A group of Montana conservationists mailed a letter last week to Montana’s U.S. Congressional delegation encouraging them to make Wilderness designation in the state a top priority. “There are some areas in Montana that deserve consideration for wilderness and its time to do a statewide wilderness bill,” said Dale Bosworth, retired chief of the U.S. Forest Service and one of fourteen signatories. The signatories included retired U.S. and local lawmakers, former Forest Service employees, and representatives from the ranching, faith, business and outfitting communities.

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Compassion and Artistry Collide for Missoula Musician David Boone

Listen to prolific Missoula rocker David Boone sing and its clear he loves to make music. Listen to him talk and it’s clear he is a man of vision. So when he released his critically acclaimed seventh album Tale of Gold just over a year go, he did something unheard of in the Missoula music scene. He held a benefit concert. At the Wilma. With around a 1000-seat capacity the Wilma’s sheer size is problematic for local musicians, fellow guitar picker and sometimes Boone stage mate Tom Catmull said. Four or five hundred people in a bar and the energy is fantastic. Four or five hundred people in the Wilma and the place feels empty.

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Big Sky High Students Get Expert Lessons in Documentary

When it comes to documentary filmmakers, it’s safe to say most students in Missoula have heard of say a Michael Moore, but probably not a Mike Bonfiglio. But that didn’t matter one bit to Big Sky High School senior Danielle Winn, who called Bonfiglio’s visit to her filmmaking class Thursday afternoon “awesome.” “I thought it was really interesting, especially hearing about his experience with film school and the business side of things. I hadn’t thought about that before,” Winn, who plans to attend film school at Montana State, said.

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Big Sky Rivers Act Would Create Streamside Setbacks on 10 Montana Rivers

When it comes to passing streamside setback legislation in Montana, river advocates hope the third time’s the charm. House Bill 455, also known as the Big Sky Rivers Act would effectively limit new housing development along select major rivers in Montana. The House Local Government Committee will hear the legislation Thursday. The bill would establish a 250-foot setback on all or parts ten rivers in Montana, including the Yellowstone, Gallatin, Madison, Jefferson, Smith, Missouri, Clark Fork, Blackfoot, Bitterroot and Flathead. These 10 rivers were selected for their habitat and recreation values and intense development pressure.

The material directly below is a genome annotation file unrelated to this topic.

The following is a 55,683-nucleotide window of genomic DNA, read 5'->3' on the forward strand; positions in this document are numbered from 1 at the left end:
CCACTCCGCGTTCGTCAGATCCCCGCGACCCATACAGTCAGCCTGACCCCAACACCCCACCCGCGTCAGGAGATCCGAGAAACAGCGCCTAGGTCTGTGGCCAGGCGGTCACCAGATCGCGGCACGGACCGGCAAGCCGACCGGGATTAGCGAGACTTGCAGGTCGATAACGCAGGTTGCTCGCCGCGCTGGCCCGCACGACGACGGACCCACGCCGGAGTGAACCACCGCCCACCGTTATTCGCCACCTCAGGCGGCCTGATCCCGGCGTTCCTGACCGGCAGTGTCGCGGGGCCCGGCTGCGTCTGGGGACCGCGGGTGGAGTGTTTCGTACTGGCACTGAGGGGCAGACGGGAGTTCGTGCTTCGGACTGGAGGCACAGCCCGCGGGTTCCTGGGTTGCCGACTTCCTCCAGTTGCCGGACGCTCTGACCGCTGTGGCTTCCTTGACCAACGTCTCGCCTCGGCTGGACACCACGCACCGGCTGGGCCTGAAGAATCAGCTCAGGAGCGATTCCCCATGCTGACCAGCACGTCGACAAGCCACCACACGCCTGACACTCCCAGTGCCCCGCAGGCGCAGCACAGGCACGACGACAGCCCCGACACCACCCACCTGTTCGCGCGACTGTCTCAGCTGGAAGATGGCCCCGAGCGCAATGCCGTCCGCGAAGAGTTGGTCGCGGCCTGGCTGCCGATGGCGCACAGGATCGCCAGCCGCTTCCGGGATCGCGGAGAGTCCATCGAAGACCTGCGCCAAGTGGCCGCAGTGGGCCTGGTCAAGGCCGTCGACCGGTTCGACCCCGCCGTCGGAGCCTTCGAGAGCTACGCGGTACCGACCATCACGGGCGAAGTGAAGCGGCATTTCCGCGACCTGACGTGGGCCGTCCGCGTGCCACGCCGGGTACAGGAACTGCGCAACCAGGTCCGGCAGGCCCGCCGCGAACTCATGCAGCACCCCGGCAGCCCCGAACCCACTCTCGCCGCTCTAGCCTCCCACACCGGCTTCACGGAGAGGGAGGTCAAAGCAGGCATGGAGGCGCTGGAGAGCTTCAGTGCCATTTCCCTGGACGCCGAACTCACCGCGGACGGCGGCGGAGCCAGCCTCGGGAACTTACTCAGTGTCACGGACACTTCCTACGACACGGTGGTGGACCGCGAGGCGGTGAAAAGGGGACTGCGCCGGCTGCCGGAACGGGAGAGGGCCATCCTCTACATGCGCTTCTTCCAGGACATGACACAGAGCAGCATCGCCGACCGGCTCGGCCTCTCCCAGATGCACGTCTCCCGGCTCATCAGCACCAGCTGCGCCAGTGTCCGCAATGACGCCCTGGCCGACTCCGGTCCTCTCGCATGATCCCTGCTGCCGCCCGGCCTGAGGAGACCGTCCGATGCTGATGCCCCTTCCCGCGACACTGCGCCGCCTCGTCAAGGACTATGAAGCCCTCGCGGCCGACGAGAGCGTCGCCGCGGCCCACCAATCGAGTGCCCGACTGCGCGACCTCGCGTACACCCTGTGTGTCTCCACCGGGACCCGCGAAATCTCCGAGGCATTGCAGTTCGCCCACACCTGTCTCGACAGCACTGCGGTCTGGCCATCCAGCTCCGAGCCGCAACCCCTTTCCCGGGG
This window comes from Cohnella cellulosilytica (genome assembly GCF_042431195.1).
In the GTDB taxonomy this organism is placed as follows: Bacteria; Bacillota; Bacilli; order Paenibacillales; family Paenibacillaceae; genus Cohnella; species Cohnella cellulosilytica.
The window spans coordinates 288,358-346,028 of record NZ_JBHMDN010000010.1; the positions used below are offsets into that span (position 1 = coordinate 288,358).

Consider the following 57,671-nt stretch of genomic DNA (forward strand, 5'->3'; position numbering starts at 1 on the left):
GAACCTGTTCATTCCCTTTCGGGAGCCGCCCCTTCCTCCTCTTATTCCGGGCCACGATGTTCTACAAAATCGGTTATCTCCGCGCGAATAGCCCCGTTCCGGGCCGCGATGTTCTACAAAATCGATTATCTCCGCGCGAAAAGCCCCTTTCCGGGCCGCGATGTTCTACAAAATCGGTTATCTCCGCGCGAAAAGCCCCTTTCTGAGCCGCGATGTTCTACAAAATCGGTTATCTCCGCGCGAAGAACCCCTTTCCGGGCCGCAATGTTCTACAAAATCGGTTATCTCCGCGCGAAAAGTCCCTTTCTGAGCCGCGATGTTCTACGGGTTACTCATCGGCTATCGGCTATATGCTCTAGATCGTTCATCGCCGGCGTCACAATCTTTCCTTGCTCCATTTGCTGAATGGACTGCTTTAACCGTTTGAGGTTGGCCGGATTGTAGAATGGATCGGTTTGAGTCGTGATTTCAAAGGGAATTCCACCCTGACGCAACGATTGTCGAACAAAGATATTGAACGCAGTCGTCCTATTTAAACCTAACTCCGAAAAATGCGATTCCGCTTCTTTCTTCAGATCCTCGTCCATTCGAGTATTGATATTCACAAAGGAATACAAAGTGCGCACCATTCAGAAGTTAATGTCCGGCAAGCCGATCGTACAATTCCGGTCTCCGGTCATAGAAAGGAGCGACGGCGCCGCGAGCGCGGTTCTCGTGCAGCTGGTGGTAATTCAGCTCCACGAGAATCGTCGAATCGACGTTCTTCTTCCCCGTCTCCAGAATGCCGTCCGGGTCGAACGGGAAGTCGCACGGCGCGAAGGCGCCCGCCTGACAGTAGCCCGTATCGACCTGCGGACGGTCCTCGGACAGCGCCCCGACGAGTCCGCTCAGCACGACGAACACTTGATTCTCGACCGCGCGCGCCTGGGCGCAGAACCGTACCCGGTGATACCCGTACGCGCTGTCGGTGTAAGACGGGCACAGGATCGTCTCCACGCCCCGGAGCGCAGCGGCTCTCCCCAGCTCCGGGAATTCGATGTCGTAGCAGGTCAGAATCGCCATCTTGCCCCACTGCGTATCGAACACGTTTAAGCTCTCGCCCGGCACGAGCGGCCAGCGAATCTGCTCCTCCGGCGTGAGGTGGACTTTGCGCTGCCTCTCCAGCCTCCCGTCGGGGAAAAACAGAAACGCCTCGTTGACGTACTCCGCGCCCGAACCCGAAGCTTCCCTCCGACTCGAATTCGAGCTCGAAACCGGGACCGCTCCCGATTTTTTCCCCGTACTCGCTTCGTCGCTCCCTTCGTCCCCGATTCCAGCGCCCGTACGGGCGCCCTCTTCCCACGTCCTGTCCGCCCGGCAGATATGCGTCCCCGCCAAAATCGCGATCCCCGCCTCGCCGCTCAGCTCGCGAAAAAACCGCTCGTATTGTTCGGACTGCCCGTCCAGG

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Explorer Helen Thayer in Missoula To Speak About Change in the Gobi

Six days of intense heat had passed in Mongolia’s Gobi Desert and world renowned explorer Helen Thayer and her husband Bill were almost out of water. “We were desperate then,” she said. A camel accident had left them with only five gallons of water and considering they had been drinking a gallon and a half a day, "by day seven we were out and we knew that if we didn’t find water on day seven we would die by day eight,” Thayer said. The couple managed to find a small pool that at the time looked fresh and magnificent, but in hindsight was terrible and dirty. Nevertheless, “It saved our lives,” she said. For 81 days in 2001, she and her husband Bill, then age 63 and 74 respectively, walked with two camels 1600 miles across the Gobi Desert, dodging drug smugglers, surviving violent wind and sand storms, and sharing time milking sheep and goats and herding camels and horses with the region’s nomadic people. Thayer will recount the missteps and discoveries of that journey Tuesday at the University of Montana. Her talk, “Walking the Gobi: Environmental change in the Mongolian Desert” is the second installment of the 2009 Wilderness Expeditions Lecture Series. Thayer will be speaking in room 106 of the Gallagher Business Building 7 p.m. All presentations in the series are free and open to the public.